With China’s demographic dividend gradually disappearing in recent years, production costs have soared in the world’s second largest economy. Facing rising labor costs coupled with mounting environmental pressures in the country, many Chinese and foreign multinationals have opted to relocate their factories from China to Southeast Asia, where labor costs are relatively lower than in the neighbor to the north. More recently, the intensification of the U.S.-China trade war has driven yet more of these companies to the ASEAN region as they set to offset a major risk to their businesses.
That said, it is overly simplistic to assume that the business environment in Southeast Asia is excellent for foreign investors. This is especially important considering that recent reports on the trade war’s benefits for several ASEAN countries (as made by several consulting companies and think tanks) have fallen short of covering the lingering risks of these economies. In fact, many foreign investors continue to encounter difficulties in their business operations in Southeast Asia, with two perfect examples being the beneficiaries of the U.S.-China trade war: Cambodia and Vietnam.
In Cambodia, the business environment continues to be complicated despite the trade war’s opportunity for the nation. According to Ken Loo, secretary general of the Garment Manufacturers Association in Cambodia (GMAC), 70 garment factories have been shut down in the country thus far, already twice the number of factories that ended their operations last year. The reasons, of course, are multipronged.
First, there’s the continuing increase of labor costs in Cambodia. From 1997 to 2019, labor costs in Cambodia rose 4.5 times, from as low as $40 per month to as much as $182 per month. And if employee benefits and various subsidies are included, the costs are expected to surge to about $210 per month. Such labor costs overshadow those of Bangladesh, Sri Lanka, India, Myanmar, Pakistan, and Laos.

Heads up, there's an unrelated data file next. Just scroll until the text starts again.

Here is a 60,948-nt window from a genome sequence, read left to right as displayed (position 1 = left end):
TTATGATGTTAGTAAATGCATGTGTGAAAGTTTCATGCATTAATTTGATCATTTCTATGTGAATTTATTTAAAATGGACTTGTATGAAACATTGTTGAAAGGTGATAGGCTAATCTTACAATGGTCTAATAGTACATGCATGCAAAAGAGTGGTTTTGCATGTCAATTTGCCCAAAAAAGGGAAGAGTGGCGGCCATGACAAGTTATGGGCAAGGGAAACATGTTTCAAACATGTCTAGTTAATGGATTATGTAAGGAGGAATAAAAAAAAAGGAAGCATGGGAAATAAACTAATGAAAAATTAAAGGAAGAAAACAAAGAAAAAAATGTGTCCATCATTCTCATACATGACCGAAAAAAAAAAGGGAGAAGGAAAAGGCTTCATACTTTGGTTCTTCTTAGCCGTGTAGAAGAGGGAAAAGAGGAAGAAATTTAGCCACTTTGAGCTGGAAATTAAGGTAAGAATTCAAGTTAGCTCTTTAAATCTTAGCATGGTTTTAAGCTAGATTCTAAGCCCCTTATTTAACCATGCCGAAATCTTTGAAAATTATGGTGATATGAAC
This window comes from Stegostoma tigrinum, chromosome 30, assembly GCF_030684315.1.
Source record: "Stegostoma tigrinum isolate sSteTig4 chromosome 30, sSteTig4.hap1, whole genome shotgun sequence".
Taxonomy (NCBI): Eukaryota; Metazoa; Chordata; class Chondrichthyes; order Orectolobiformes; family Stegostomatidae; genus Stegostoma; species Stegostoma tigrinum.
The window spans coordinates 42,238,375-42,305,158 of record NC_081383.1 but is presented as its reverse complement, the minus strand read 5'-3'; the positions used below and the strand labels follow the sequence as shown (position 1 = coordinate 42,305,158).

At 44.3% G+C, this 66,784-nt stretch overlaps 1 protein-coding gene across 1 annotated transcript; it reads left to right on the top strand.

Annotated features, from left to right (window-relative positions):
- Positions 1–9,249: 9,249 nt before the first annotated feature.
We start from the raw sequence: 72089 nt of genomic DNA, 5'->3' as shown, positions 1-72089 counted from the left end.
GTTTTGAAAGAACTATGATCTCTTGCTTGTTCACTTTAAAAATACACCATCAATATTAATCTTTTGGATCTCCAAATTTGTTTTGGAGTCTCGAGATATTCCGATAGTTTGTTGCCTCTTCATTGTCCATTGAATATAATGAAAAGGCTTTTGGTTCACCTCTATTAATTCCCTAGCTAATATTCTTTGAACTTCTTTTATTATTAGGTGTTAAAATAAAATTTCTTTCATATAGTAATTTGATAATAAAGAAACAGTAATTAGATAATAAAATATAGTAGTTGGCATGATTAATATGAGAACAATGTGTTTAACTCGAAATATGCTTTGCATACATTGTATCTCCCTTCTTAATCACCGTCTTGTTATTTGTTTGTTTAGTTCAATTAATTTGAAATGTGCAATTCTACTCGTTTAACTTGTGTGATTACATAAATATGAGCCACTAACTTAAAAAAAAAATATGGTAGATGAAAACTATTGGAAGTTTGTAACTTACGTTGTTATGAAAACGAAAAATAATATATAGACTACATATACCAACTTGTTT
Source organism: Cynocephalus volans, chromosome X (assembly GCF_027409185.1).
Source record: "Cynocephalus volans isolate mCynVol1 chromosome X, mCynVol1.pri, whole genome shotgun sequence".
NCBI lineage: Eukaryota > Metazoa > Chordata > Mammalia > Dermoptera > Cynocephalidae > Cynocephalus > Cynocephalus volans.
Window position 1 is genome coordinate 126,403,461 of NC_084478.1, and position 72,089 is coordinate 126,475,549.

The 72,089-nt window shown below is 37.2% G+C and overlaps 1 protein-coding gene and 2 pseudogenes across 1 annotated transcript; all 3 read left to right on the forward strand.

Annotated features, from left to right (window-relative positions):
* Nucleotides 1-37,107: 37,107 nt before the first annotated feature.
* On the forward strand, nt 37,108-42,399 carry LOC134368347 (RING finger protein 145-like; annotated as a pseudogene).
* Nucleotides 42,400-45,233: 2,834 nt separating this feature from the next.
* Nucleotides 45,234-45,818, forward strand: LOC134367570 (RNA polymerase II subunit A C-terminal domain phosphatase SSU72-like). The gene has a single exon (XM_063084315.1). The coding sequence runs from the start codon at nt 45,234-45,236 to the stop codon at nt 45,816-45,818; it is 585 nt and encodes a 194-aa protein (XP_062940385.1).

Second, supply chain links are also far from perfect in Cambodia. Currently, the infrastructure and supporting facilities of the country’s manufacturing industry are relatively weaker than China’s and this, in turn, results in increased business costs for foreign investors.
Third, Cambodian workers have lower productivity compared to their Chinese counterparts. According to industrial analysts, the productivity of Cambodian garment factories is only about 60 percent of China’s while it is also behind Cambodia’s two ASEAN counterparts (Vietnam and Indonesia), which both recorded 80 percent of Chinese productivity.
Fourth, there is also a prevalence of labor protests in Cambodia. In recent years, labor protests have become a new risk for foreign investors operating in the country — unlike the past, when investors could safely dismiss such risks in their business operations.
Finally, it is still uncertain whether the advantage of Cambodia’s low export prices can remain at its current levels. This is especially important in light of the possibility that the EU’s tax incentives to the country face the risk of being terminated in the near future.
As for Vietnam, it is touted as the country that has benefited the most from the U.S.-China trade war, as highlighted by Nomura Securities recently. According to the group, 52 percent of Vietnamese goods are enjoying an import substitution effect as a result of the high tariffs imposed by both the United States and China against each other. Among the economies studied in Nomura Securities, Vietnam is the biggest beneficiary from the trade war — with a possible increase of up to 7.9 percent in the country’s GDP. But our research team believes that there are potential risks alongside such the historic opportunity for Vietnam made possible by the U.S.-China trade war.